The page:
The Australian Privacy Principles, and the recently passed (by the Australian Parliament) Mandatory Breach Notification bills provide various guidelines, which should be adhered to by anyone who handles any electronic medical data. Basically, the principles stipulate that all medical practices must ensure that all necessary measures are in place while saving, accessing and sharing any electronic medical data to keep patient data secure. Lack of compliance to the security standards could lead to large fines for both companies and individuals. Several steps can be followed by medical practices to ensure compliance to privacy standards. These steps include:
Run a complete risk assessment of the practice
Many medical practices adopted electronic health recording systems before there were clear guidelines on what these systems should contain. This means that a practice could be using electronic systems which are not compliant with current standards. To ensure compliance, a risk assessment should be done on the current systems to highlight areas in which compliance is not enforced, and to expose areas in which changes are needed. Ensure the latest version is being used, including any security patches from the vendor.
Prepare for disaster before it occurs
All data handled by a medical practice should be safe both from loss and corruption. One of the main ways of ensuring that data is not lost in case of any mishaps is backing up of medical data daily. Data should be backed up in an offsite location to ensure that in case of incidents such as natural, or man-made, disasters the data backup is not destroyed, as well. Antivirus programs should also be installed on all computers to ensure that data is not corrupted or destroyed by computer viruses, or held to ransom by cyber criminals.
Implement an ongoing employee training programme
Any system is only as strong as its weakest link, and in some cases poorly trained employees, or temporary staff, are the entry point for hackers into medical practices. It is also these staff who are more likely to have an “oops” moment and accidentally release confidential information. A medical practice could have excellent processes and systems, but if the employees don’t use their passwords to securely access records and files the system security is rendered useless, and anyone can gain access to these records. Medical practices should continually train their staff on how to follow the right security protocols, to ensure data integrity and security.
Purchase medical products with security compliance, and compatibility in mind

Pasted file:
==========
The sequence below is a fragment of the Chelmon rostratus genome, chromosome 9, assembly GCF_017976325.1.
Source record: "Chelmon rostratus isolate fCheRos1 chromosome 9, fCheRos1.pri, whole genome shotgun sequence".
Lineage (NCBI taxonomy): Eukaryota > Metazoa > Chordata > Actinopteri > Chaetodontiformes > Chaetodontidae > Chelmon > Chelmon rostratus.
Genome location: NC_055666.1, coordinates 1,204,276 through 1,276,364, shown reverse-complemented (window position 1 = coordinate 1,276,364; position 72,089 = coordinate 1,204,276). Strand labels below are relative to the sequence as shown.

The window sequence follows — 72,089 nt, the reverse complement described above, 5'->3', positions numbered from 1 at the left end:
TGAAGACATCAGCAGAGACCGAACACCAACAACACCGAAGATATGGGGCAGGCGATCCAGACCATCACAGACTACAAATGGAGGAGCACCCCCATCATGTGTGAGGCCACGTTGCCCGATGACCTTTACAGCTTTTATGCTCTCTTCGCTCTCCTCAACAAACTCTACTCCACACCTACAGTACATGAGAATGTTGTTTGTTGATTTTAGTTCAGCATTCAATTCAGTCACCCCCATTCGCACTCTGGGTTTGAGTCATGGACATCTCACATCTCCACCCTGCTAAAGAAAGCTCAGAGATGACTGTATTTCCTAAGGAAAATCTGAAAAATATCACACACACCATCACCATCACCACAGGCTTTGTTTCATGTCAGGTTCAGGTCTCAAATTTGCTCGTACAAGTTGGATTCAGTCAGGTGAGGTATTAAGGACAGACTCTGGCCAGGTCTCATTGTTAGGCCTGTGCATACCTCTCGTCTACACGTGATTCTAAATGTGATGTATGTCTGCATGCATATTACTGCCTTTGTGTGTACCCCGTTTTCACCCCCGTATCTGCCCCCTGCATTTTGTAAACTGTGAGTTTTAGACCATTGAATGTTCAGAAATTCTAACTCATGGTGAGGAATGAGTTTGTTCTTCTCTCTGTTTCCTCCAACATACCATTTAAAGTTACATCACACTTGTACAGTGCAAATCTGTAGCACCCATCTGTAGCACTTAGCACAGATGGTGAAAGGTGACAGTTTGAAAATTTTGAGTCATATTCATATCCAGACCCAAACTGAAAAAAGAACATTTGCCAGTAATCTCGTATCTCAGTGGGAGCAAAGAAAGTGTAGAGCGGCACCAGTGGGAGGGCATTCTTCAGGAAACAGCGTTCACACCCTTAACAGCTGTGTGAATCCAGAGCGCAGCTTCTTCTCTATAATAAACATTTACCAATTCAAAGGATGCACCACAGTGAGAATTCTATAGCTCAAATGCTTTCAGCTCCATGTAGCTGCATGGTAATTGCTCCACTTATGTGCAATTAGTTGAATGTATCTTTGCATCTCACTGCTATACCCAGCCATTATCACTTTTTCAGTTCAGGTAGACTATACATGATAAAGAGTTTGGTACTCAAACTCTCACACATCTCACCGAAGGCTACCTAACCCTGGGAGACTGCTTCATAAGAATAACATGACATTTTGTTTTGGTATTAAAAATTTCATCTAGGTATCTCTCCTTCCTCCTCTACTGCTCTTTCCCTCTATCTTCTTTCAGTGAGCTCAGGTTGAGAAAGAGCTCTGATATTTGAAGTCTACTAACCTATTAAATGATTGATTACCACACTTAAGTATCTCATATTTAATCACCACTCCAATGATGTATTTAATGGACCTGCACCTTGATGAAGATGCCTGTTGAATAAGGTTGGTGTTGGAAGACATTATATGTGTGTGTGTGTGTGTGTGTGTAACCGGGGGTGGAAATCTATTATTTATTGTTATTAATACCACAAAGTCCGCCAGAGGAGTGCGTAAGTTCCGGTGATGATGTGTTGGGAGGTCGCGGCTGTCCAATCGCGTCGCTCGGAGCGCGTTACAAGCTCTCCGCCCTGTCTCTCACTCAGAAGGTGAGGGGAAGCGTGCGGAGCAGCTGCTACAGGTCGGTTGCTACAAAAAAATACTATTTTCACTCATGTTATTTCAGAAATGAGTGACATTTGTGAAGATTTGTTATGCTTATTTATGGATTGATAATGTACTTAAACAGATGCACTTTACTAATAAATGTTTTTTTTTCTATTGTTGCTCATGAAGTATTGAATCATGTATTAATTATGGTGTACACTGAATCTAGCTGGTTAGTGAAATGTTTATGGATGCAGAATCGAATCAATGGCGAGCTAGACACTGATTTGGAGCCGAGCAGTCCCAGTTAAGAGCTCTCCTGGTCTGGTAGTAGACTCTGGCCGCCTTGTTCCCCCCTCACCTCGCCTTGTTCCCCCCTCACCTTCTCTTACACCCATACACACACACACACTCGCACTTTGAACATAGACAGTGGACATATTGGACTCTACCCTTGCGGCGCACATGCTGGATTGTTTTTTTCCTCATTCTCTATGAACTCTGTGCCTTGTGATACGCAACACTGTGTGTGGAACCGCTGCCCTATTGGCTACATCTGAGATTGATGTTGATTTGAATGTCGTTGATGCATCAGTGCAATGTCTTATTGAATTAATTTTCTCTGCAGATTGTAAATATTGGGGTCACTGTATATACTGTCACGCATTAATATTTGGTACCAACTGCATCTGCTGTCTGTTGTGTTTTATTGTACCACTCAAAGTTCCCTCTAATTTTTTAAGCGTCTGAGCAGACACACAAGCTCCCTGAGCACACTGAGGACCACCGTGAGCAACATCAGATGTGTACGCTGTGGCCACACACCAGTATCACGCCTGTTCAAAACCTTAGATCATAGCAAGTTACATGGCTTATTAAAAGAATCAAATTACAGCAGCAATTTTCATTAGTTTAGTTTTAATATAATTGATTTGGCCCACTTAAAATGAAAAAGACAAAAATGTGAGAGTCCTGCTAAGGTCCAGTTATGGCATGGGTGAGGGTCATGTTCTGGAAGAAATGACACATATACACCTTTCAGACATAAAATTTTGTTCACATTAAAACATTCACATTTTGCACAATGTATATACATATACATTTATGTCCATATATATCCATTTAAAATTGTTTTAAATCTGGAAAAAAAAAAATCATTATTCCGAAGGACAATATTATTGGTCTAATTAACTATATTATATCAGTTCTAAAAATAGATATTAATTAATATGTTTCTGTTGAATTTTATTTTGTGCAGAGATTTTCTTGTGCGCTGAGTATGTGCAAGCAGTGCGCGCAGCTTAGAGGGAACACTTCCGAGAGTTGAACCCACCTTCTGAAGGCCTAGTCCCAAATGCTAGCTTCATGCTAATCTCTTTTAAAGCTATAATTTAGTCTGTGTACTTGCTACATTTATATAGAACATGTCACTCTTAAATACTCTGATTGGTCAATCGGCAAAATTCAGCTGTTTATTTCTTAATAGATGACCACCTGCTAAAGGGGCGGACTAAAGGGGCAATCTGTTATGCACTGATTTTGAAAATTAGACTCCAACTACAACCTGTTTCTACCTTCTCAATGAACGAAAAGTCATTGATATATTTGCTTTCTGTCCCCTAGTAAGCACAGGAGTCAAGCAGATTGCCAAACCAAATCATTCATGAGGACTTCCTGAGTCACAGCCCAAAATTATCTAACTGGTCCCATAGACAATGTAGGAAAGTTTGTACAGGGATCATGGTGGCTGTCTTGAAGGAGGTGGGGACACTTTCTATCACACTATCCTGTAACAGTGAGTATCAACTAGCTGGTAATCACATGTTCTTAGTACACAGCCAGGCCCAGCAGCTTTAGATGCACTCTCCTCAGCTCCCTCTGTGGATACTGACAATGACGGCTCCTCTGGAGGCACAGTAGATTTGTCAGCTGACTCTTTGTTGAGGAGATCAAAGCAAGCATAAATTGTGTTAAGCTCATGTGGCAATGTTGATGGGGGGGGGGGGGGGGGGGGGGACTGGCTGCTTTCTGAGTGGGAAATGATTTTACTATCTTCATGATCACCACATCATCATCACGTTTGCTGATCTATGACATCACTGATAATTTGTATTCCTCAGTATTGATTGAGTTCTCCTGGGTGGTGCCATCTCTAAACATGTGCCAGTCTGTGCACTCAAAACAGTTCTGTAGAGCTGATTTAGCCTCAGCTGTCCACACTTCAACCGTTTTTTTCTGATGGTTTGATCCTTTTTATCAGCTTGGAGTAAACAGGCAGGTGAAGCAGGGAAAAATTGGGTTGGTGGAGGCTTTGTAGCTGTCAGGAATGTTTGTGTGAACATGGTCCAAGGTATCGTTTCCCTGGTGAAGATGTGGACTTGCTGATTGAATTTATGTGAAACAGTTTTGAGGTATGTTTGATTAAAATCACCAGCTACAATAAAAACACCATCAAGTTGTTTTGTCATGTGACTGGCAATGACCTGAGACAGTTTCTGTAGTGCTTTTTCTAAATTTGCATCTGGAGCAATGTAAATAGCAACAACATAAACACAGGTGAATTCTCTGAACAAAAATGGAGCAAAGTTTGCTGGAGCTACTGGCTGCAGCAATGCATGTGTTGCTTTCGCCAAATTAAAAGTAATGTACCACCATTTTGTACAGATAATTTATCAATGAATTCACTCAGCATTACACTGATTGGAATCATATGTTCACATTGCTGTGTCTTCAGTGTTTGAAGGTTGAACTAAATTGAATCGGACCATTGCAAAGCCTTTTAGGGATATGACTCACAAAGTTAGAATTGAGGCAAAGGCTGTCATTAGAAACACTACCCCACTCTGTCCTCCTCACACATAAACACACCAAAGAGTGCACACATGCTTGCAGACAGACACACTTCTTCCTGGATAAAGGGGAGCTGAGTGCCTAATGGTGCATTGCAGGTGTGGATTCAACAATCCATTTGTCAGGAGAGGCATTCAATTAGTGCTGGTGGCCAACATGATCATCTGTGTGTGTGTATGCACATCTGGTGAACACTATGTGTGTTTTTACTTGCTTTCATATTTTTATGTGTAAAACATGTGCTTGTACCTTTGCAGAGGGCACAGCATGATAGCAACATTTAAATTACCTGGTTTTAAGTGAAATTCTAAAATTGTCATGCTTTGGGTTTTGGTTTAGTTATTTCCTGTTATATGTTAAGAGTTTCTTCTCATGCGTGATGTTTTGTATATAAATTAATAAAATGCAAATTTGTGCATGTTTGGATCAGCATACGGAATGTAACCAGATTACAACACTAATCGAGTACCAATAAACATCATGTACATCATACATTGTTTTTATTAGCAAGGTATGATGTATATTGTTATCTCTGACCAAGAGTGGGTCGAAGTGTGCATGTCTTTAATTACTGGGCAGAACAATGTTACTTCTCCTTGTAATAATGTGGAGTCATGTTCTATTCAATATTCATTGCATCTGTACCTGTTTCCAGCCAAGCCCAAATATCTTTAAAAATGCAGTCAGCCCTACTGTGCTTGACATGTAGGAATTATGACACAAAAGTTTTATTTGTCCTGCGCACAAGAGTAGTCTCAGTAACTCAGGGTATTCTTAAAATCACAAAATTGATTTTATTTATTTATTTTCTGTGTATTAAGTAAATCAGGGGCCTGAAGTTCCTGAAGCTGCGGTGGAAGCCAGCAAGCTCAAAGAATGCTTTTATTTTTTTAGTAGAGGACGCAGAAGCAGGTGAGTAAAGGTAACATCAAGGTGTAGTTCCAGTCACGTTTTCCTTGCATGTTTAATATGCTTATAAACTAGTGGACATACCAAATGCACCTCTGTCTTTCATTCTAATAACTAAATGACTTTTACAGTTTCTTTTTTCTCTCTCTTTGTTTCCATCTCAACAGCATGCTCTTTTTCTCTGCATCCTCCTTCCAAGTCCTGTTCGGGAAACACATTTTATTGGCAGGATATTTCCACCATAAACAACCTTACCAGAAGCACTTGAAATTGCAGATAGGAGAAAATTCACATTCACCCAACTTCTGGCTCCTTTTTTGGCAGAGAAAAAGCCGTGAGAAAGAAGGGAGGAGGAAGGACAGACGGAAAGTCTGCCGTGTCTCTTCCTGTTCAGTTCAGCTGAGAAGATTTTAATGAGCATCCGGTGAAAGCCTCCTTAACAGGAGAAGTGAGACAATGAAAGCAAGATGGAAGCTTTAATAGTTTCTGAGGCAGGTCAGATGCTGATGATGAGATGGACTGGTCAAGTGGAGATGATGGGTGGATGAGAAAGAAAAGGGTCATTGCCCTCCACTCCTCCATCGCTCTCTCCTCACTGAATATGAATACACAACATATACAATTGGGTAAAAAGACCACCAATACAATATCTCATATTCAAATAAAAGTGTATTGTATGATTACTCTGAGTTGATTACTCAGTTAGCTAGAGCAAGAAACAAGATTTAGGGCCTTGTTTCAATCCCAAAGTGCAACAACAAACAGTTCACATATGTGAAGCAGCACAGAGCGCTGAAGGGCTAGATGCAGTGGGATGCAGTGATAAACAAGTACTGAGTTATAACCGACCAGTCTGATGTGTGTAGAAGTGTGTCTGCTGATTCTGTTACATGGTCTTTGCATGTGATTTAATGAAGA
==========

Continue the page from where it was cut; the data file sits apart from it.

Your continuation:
New equipment bought for a medical practice should be compatible with existing systems and should offer enough security features. With the advent of connected devices, the Internet of Things, it is critical that devices are secure, and kept up to date. Before making any major purchases enough review of the product should be done to ensure both security and compatibility.
Collaborate with affected parties
Changes which need to be made to bring about cyber security and privacy compliance affect many people in the practice. Affected groups should be offered training and management must ensure that staff understand the importance of compliance to everyone involved in the practice. Also, ensure that key staff are trained on what to do in the event of a breach. A comprehensive disaster plan is essential, and must be practiced regularly.
Thanks Paul! He does add, if you would like to discuss a risk assessment of your practice, please visit Cyber Health International to arrange a time that suits you to receive a call. Remember though, a lot of General Practices are small businesses, and a lot of You are the Key People in those businesses. Look after yourselves, see Your GP, get a great workplace, and Good Luck!
I think I can confidently say that I will be following Dr Kruys’ lead on this issue. Very disappointing.
That’s what I wrote 2 years ago. Since then GPs have had multiple pushes and pulls towards the Patient Controlled E-Health Record. What’s happened? See below.
Watch this space. Why would such a system exist if doctors, hospitals, and patients are not enthusiastic about it?
In the meantime, Partridge Street General Practice will continue to provide You Excellent Care via Your GPs.
Karen Dearne, freelance journalist and former e-health writer for The Australian, has produced a review of the PCEHR, on behalf of the Consumers e-Health Alliance.
The conclusion is disappointing: It appears that the government has been successful in uploading non-clinical documents about users, but otherwise our expensive national e-health record system seems to be in a pilot stage.
The full document can be downloaded here. Below are a few quotes from the report.
The numbers are telling
“After two years and more than $1 billion in costs, only 26,332 shared health summaries have been uploaded by doctors to the troubled Personally Controlled e-Health Record system.
While the Department of Health and the National e-Health Transition Authority trumpet their ‘success’ in signing up 1.7 million Australians to date, the truth is that the system holds a mere 288,368 clinically useful documents.
Obviously, if every person who had registered had just one